Schools are incorporating ‘growth mindset’ philosophies into their wellbeing programs, encouraging students to become lifelong learners.
At Loreto Normanhurst, students from years 5 to 12 step through a wellbeing program that incorporates the principles of a growth mindset, including the importance of putting in an effort to overcome challenges, the benefit of making mistakes and learning from them, and the value of feedback.
“Our holistic, social and emotional learning program teaches students about ‘sweat and grit’ and the importance of putting in effort for mastery, as opposed to perfectionism,” says Loreto’s director of pastoral care, Sally Munro.
She says that students are encouraged to solve problems for themselves and overcome obstacles, and they are provided with strategies and support to do so.
Students with a growth mindset thrive on a challenge, double-down to overcome setbacks and constantly seek new learning horizons - unlike those with a fixed mindset, who believe their abilities and inabilities are innate and unchangeable.
Growth mindset is all about self-belief and attitude - and students can be taught this approach to persevere against obstacles and improve their performance in any subject.
The “I can’t do this - yet” approach encourages students not to give up, particularly if they don’t get something right in the first couple of attempts.
Growth mindset theory is attributed to Stanford University psychologist Carol Dweck, who argues that many of us have a fixed mindset, believing we are innately good at certain things, bad at other things, and that can’t be changed, unlike growth mindset holders, who persevere regardless.
Her examples include superstar basketball player Michael Jordan, famously dropped from his high school basketball team, who then dedicated hours each day to practice and training to become one of the game’s greatest.
“Understanding the research that Carol Dweck has done on growth mindset is critical to every teacher’s suite of tools,” says MLC School Burwood principal Lisa Moloney, who adds that the concept of growth mindset informs MLC’s approach to learning.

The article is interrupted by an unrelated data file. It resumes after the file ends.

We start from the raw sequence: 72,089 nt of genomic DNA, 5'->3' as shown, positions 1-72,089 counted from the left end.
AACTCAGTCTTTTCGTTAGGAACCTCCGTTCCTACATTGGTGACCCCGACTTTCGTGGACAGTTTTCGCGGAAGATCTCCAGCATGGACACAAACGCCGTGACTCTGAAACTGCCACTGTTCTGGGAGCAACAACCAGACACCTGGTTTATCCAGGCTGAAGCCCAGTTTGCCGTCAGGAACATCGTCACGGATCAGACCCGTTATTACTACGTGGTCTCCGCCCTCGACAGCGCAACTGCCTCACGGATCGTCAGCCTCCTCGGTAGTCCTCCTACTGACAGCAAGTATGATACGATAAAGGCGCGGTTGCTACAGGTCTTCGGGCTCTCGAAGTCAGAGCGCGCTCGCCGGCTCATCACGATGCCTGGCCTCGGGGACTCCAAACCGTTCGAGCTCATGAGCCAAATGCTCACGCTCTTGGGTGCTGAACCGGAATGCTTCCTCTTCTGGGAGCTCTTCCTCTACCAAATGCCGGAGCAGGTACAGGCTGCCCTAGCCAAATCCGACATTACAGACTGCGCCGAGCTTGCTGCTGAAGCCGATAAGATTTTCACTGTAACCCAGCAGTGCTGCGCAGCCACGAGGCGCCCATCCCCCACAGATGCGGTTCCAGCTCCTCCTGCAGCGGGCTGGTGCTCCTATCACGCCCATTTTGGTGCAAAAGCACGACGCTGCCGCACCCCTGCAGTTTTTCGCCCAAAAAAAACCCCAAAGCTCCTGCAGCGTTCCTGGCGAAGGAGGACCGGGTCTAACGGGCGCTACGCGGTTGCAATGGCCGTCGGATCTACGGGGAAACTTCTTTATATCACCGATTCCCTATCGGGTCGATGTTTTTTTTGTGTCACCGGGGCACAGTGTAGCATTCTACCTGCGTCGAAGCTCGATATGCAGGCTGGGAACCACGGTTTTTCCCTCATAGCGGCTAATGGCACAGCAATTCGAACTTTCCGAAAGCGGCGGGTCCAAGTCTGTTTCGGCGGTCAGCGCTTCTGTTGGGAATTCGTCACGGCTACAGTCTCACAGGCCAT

“Having a ‘fixed mindset’ involves thinking that you’re born to achieve at a certain level and you can’t change it, as opposed to adopting the view that we can all learn and develop and become really good at things as a result of our efforts,” she says.
Moloney says that a growth mindset is part of the school’s language around learning.
“When we meet to talk about plans for our students, we look at what we need to help them move and continue to learn and develop,” she says.
“We don’t ever have the approach that one aspect of a subject will be too hard for students, or that some of them aren’t capable - that’s not how we approach learning.”
Likewise, teachers are now moving away from praising only the result of a learning exercise, instead asking students what they learned, what feedback they received and what they needed to do, to improve for next time.
“We certainly use the term growth mindset when we talk to children about what it takes in order to continue to improve," she says.
“We need to teach for a growth mindset, not about it,” says James Anderson, an education consultant who runs growth mindset and learning skills workshops around Australia.
Anderson says it’s up to teachers to provide an environment that embraces and enables growth in learning for their students.
“Just believing you can grow isn’t enough - you also have to be taught to grow, and that’s the job of the teacher.”
Anderson says that teachers often unconsciously send messages to students that reinforce a child’s perception of their ability, such as directing all the difficult questions to one or two students, or praising struggling students for “effort” as a consolation prize for their lack of natural ability.
“Fixed or growth mindsets are not either/or, most of us fall somewhere along a continuum of belief about our abilities that we develop, often unconsciously, over a lifetime.”
Munro says that when students learn strategies and have support, they can overcome obstacles and solve problems for themselves, gaining a sense of achievement.
“We integrate key learning concepts like growth mindset into our curriculum and map them to the other things that go on in the school.
‘For example, just before our year 9 students spend two weeks in far north Queensland, we explore their comfort with uncertainty,” she says.
Munro says that Loreto works with families to encourage students to have a growth mindset to fulfil their potential and engage with their education in a resilient way.
“When students understand that we want them to grow, and it’s OK to make mistakes along the way, they become open to seeking and responding to feedback,” she says.
She says that rather than deliver concepts around growth mindset to students, Loreto teachers draw attention to the students’ capacity to learn and solve problems as being more critical than marks and grades.
“Having a laser focus on grades, takes the emphasis away from the learning process," she says.
“We’re creating a culture in which our home and school environments work together to foster a growth mindset, where we perceive success as the process of learning and of deepening our understanding, and achievement by collaboration rather than competition.”